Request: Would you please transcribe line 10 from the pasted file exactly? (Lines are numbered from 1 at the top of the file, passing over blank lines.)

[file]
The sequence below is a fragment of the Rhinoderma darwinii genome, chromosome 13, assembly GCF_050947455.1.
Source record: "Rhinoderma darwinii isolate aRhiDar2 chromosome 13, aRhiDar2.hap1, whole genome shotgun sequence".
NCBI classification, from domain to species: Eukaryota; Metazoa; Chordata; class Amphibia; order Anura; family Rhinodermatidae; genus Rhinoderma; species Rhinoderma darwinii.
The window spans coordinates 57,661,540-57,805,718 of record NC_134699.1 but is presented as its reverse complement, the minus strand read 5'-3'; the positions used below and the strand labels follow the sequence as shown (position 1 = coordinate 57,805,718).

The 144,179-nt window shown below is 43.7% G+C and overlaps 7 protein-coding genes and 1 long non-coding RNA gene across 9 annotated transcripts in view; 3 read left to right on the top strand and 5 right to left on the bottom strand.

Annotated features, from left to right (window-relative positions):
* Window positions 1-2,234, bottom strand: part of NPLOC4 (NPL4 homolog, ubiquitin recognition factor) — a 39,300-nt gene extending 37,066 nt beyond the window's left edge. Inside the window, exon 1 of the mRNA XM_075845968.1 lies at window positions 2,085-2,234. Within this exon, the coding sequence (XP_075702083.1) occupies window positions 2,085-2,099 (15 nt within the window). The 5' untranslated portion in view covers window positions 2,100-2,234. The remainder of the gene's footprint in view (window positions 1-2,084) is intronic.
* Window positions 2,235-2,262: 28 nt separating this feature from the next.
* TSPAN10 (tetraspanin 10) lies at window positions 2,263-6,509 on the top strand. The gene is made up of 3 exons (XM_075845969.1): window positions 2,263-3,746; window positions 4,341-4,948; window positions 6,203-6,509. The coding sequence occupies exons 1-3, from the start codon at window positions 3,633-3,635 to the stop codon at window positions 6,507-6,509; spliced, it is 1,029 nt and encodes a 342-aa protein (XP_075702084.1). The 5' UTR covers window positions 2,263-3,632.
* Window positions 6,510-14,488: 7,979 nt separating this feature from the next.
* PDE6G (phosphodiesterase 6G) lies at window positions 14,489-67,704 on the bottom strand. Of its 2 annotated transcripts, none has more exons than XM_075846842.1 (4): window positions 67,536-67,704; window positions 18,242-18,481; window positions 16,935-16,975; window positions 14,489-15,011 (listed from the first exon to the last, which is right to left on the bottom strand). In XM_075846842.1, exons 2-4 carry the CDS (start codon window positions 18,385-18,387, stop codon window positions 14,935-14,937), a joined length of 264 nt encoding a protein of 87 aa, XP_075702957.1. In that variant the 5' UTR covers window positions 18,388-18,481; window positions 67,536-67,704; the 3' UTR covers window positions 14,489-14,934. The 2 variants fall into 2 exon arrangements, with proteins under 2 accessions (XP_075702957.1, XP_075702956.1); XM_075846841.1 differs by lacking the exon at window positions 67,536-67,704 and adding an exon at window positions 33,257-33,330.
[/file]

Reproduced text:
* Window positions 6,510-14,488: 7,979 nt separating this feature from the next.